Association between skeletal muscle mass and radial augmentation index in an elderly Korean population

Seung Won Lee, Yoosik Youm, Chang Oh Kim, Won Joon Lee, Wungrak Choi, Sang Hui Chu, Yeong Ran Park, HyeonChang Kim

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Increasing evidence supports the importance of maintaining skeletal muscle mass for cardiovascular health. However, there is limited data on the relationship between skeletal muscle mass and arterial stiffness targeting an elderly population. Thus, we investigated the association between skeletal muscle mass and arterial stiffness in an elderly Korean population. This study used data from the Korean Social Life, Health and Aging Project which started in 2011. In this cross-sectional study, 180 men (mean age 71.7) and 247 women (mean age 70.9) were included. Arm and leg muscle masses were measured by bioelectrical impedance analysis. Radial augmentation index, a noninvasive measure of arterial stiffness, was assessed by radial pulse wave analysis. The relationship between skeletal muscle mass and augmentation index was investigated by multiple linear regression analysis. In men, limb muscle mass was significantly and inversely associated with augmentation index (β=-1.07% per 1. kg muscle mass, p<. 0.001) when adjusted for age. This inverse association remained after additional adjustment for body mass index, systolic blood pressure, total cholesterol, high-density lipoprotein-cholesterol, fasting glucose, insulin, smoking and alcohol intake (β=-0.69%, p=0.019). In women, the inverse association between limb muscle mass and augmentation index was less prominent (β= -0.59%, p=0.030), and the association disappeared when fully adjusted (β=-0.32%, p=0.304). However, limb muscle mass was not associated with resting blood pressure either in men or women. Our results suggest that decreased skeletal muscle mass may affect arterial wall elasticity.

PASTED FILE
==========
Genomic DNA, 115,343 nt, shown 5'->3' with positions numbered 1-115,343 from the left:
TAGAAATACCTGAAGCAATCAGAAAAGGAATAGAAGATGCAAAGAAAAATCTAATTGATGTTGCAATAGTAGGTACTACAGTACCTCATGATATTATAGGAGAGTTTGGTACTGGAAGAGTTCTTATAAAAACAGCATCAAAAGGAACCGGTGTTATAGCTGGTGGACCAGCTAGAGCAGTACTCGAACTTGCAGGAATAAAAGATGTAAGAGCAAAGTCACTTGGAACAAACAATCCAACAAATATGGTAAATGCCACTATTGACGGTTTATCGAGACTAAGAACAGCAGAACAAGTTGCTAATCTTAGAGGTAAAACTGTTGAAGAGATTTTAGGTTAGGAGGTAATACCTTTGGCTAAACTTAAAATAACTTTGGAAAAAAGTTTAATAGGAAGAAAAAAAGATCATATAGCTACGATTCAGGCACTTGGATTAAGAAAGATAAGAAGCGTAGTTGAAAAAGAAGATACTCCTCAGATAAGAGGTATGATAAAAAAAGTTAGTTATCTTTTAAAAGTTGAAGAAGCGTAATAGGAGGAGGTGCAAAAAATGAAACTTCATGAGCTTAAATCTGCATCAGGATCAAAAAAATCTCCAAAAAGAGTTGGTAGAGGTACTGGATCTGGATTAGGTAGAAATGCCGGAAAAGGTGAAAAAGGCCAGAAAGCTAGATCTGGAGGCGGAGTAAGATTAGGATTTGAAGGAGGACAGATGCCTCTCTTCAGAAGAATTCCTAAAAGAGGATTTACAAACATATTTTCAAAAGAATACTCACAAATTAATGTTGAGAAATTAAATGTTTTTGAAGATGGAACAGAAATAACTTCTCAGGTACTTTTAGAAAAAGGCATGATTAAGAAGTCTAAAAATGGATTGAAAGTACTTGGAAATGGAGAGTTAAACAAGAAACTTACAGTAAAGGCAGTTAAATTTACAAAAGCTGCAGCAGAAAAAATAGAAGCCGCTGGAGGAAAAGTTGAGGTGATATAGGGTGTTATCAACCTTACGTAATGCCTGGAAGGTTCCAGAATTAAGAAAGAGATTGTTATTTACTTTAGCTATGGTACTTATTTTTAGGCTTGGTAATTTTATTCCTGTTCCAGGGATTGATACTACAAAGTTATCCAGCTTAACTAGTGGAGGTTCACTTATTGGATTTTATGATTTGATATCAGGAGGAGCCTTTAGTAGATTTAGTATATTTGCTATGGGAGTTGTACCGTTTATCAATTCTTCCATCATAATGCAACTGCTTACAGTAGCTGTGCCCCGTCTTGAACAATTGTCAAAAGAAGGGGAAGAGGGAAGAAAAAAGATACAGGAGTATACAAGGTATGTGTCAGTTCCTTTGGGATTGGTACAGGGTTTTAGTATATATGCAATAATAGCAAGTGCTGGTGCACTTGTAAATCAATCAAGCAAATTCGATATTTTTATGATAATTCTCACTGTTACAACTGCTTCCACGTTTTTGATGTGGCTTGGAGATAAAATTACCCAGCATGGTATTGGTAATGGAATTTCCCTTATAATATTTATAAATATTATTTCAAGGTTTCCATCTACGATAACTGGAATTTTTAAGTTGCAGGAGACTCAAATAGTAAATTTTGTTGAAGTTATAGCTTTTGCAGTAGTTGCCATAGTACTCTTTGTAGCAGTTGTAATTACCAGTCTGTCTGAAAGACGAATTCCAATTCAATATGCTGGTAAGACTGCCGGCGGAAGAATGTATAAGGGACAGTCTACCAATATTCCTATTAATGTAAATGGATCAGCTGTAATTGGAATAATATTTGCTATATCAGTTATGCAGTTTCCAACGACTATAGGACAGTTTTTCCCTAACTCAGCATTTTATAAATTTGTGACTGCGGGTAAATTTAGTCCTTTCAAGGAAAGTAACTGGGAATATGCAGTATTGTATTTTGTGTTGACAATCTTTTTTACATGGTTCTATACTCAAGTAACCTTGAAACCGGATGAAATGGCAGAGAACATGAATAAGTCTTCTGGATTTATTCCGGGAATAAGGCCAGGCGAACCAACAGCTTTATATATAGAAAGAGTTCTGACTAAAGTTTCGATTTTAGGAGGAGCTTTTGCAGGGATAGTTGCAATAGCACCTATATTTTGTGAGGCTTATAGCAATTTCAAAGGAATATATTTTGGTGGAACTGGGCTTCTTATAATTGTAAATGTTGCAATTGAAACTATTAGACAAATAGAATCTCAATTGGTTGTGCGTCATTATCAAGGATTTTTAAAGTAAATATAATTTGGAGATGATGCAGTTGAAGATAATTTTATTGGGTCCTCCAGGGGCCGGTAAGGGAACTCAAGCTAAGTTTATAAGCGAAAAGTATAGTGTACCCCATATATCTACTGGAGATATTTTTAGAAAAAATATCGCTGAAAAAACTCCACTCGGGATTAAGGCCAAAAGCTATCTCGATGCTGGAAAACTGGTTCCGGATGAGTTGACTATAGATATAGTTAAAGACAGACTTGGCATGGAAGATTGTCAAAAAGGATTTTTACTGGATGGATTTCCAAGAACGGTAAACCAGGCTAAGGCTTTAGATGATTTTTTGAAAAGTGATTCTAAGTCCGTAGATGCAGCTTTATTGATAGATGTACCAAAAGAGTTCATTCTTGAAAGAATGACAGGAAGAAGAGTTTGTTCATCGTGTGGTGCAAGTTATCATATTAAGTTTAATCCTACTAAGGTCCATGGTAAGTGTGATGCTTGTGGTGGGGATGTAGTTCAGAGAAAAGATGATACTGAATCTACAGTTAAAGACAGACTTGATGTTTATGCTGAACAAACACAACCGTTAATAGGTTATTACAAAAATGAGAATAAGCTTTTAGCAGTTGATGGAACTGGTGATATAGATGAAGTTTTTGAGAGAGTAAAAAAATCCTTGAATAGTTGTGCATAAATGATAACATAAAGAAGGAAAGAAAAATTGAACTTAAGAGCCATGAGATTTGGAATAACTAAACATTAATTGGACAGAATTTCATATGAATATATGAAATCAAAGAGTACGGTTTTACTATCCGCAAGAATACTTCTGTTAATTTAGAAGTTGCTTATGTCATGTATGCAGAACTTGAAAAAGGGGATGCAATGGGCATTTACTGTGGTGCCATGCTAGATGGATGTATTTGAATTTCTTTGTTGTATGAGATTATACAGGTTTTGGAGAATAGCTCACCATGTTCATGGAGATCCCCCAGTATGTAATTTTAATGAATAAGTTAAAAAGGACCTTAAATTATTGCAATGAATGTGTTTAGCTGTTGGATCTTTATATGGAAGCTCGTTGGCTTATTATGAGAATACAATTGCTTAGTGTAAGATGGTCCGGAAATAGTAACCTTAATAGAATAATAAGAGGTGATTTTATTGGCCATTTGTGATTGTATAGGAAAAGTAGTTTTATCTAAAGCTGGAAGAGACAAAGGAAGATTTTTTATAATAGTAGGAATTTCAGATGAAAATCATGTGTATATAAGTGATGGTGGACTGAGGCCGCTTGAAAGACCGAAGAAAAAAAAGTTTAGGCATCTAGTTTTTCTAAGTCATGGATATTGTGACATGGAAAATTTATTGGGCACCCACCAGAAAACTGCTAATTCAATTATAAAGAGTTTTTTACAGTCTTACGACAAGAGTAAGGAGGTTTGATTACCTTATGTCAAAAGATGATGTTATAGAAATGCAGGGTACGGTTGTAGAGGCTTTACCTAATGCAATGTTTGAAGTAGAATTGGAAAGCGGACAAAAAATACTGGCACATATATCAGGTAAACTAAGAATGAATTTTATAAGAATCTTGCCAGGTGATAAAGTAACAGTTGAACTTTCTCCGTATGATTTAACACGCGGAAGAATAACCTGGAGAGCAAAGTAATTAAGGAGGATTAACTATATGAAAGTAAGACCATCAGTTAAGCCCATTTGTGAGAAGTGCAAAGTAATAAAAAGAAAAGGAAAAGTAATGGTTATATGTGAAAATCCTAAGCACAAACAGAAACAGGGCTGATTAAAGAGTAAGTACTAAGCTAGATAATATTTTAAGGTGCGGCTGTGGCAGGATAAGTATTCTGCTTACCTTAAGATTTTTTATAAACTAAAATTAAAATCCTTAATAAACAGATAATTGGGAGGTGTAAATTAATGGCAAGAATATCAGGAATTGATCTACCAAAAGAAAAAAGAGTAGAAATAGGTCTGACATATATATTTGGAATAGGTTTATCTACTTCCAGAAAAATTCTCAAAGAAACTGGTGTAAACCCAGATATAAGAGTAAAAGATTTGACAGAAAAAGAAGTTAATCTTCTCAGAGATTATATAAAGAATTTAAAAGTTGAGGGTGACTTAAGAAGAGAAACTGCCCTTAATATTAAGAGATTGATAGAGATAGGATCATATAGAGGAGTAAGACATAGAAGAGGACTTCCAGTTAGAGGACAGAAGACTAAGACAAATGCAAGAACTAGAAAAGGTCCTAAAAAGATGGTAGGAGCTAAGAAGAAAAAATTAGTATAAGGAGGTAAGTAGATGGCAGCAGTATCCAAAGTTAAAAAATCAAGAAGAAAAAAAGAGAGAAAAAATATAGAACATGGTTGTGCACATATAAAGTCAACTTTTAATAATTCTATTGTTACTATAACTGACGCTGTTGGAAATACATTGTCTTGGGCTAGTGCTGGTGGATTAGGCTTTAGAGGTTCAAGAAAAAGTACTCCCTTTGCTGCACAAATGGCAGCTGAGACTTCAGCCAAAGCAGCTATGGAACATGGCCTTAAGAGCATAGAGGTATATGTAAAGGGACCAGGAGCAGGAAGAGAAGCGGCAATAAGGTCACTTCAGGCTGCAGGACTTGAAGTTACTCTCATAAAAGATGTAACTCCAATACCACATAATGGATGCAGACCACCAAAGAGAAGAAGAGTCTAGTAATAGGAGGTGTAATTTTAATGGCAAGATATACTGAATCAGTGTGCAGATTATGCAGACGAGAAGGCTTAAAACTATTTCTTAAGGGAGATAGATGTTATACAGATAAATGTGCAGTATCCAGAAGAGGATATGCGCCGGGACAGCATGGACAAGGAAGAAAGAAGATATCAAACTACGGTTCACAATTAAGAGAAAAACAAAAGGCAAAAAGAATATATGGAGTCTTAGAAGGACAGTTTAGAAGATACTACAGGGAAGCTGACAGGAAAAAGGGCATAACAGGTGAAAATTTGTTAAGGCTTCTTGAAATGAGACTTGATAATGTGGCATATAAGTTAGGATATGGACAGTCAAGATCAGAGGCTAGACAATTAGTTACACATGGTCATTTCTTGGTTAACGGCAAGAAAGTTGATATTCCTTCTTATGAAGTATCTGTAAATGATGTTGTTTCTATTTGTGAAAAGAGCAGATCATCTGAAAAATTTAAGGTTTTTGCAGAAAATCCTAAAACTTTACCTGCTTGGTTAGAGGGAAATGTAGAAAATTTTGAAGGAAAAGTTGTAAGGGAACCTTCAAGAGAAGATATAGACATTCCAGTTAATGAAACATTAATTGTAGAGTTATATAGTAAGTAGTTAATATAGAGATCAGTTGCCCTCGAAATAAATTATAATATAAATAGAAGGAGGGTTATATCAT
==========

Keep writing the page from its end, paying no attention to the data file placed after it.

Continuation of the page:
Original languageEnglish
Pages (from-to)49-55
Number of pages7
JournalArchives of Gerontology and Geriatrics
Issue number1
Publication statusPublished - 2014 Jan 1


All Science Journal Classification (ASJC) codes

  • Health(social science)
  • Ageing
  • Gerontology
  • Geriatrics and Gerontology

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